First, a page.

Gambling on virtual machines makes little sense
There’s been a bit of a furore of late, about gambling and gaming terminals in bookmakers’ shops – particularly in the UK where High Street bookmakers are far more commonplace than they are in almost any other country.
The thinking goes that such digitally-based betting terminals prey on those least able to afford the losses. Also – those lossesare inevitable, of course, over time as the betting terminals are rigged to provide the equivalent of a “house edge”.
All this is true and in an age where there is absolutely no point visiting a physical bookmaker’s premises anymore in acountry which is so free and easy with its online gambling. So the people who do go to the traditional bookmakers generally tend towards the lower end of the socio-economic scale.
Online punters who are tech-savvy tend to go to Betfair, which is purely an exchange with no traditional “bookmaking” operation involved at all. Instead, it’s simply an exchangeof buyers and sellers with the Betfair company taking a 5% commission on the winner’s stake.
But the problem with the terminals inside the old-fashioned bookmakers, of course, is that some people do sometimes win large jackpots. And when you’re desperate for cash and perhaps not much of an expert on the laws of probability – the very possibility of a big win is appealing for a relatively small stake – and so the whole “circus” rolls on.
It’s the same principle as the National Lottery. As a general rule with state-run lotteries, around half the money used to buy tickets comes back as prize money. So it makes no sense from a probability perspective, ever, to buy a ticket. Yet millions of people the world over do so every week of their lives in the hope of that enormous life-changing win. And we read about these wins continually because the lottery operators make sure these winners get a huge amount of mediacoverage. So once again – the whole thing rolls on ad-infinitum, always preying on those least able to afford the outlay.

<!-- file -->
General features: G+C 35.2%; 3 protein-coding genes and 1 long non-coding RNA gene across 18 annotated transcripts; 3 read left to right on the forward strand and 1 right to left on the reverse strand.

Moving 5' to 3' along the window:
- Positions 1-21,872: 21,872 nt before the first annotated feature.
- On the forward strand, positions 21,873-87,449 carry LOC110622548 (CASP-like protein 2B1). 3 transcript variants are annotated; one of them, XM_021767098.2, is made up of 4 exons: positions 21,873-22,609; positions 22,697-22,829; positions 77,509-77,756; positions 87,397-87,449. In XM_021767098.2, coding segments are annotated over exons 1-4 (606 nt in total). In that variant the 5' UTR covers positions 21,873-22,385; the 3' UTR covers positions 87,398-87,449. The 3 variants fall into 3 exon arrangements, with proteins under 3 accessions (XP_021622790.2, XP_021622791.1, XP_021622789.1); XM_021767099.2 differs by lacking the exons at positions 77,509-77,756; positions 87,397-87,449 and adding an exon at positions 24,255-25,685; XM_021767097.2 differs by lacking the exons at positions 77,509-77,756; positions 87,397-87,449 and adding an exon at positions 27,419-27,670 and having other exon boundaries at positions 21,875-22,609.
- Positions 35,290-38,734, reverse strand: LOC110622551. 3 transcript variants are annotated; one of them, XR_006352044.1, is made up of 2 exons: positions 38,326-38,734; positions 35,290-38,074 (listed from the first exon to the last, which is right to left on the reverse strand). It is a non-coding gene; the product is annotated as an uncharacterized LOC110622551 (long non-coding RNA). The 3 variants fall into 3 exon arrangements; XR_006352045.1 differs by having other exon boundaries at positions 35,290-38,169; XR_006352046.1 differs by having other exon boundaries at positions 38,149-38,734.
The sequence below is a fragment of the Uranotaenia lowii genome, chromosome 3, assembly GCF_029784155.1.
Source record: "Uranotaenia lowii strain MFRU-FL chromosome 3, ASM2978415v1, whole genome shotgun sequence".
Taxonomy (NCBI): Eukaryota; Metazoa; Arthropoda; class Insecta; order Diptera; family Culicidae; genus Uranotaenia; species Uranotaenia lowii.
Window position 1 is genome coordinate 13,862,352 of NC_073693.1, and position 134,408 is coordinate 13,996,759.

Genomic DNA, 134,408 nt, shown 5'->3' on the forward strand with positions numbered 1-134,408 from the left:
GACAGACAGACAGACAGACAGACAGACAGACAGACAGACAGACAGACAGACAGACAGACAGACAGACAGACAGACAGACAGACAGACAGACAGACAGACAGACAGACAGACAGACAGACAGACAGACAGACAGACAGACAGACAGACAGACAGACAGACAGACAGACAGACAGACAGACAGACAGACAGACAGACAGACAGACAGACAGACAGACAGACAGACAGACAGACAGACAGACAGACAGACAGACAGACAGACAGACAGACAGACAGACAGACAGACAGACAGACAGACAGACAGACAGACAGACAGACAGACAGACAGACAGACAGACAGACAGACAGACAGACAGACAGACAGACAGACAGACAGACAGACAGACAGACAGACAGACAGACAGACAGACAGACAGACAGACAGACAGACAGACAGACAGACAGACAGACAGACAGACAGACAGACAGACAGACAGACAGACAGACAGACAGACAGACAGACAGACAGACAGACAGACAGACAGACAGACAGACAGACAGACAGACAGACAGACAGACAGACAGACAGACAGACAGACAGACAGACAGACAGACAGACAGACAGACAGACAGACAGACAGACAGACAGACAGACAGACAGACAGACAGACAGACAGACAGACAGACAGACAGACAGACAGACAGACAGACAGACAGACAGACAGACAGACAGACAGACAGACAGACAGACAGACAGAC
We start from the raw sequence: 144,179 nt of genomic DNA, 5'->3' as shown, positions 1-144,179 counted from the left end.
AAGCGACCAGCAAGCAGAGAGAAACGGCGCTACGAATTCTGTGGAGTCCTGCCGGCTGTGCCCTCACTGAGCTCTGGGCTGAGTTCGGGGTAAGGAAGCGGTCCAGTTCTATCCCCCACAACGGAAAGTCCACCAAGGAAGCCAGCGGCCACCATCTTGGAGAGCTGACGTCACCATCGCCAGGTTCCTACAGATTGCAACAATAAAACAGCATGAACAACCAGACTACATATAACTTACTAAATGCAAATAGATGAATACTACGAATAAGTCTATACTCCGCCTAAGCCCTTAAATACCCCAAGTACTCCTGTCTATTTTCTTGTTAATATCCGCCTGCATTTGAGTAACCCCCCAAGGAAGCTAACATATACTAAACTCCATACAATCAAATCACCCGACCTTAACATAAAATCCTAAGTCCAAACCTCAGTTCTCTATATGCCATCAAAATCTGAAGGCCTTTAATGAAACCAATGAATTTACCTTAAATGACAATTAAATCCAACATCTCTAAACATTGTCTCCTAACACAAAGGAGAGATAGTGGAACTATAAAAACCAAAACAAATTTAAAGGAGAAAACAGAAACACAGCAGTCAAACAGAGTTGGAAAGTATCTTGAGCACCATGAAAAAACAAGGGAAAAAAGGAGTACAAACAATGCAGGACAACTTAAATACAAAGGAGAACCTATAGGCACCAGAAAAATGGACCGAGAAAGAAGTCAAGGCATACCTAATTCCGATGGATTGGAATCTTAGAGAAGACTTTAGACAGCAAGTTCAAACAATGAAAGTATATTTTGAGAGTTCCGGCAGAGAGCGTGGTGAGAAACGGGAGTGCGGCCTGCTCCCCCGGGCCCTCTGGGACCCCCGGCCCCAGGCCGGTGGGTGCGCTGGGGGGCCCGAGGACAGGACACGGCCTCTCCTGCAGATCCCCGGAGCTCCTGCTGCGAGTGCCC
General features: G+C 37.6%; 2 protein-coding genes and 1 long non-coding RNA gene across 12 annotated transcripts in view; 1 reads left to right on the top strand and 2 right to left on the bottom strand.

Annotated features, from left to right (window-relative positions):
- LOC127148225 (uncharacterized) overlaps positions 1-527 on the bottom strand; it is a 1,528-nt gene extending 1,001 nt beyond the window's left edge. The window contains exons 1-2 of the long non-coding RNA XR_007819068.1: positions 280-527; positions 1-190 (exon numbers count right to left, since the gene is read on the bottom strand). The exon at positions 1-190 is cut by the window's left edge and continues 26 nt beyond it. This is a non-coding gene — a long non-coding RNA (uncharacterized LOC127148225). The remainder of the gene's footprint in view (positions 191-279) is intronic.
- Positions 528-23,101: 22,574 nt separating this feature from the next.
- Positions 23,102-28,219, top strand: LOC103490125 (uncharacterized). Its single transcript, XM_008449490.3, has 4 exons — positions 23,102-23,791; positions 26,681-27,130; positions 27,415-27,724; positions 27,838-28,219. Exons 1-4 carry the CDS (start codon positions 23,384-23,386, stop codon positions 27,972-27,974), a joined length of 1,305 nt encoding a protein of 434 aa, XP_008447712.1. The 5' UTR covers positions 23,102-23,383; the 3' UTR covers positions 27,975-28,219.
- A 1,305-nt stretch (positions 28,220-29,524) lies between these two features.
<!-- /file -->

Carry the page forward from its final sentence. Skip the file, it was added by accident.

But at least with state-run lotteries, a significant proportion of the income also gets directed into good causes such as charities, and the development of the arts and sciences etc. In bookmakers’ shops, on the other hand – the profit element goes to the bookmaking chain.
The same principle holds true of the virtual races that most High Street bookies screen between actual races or in the quitter times. These are usuallybased on horse racing or greyhound racing etc., and are purely digital – and make equally little sense to gamble on continually. Yet that’s exactly what many people do.
But people who enjoy dog racing in real life, or horse racing, are using their skill and judgement of the animal before deciding whether to gamble on a race. In the virtual world – the same gamble makes zero sense; because this is all made up stuff of course!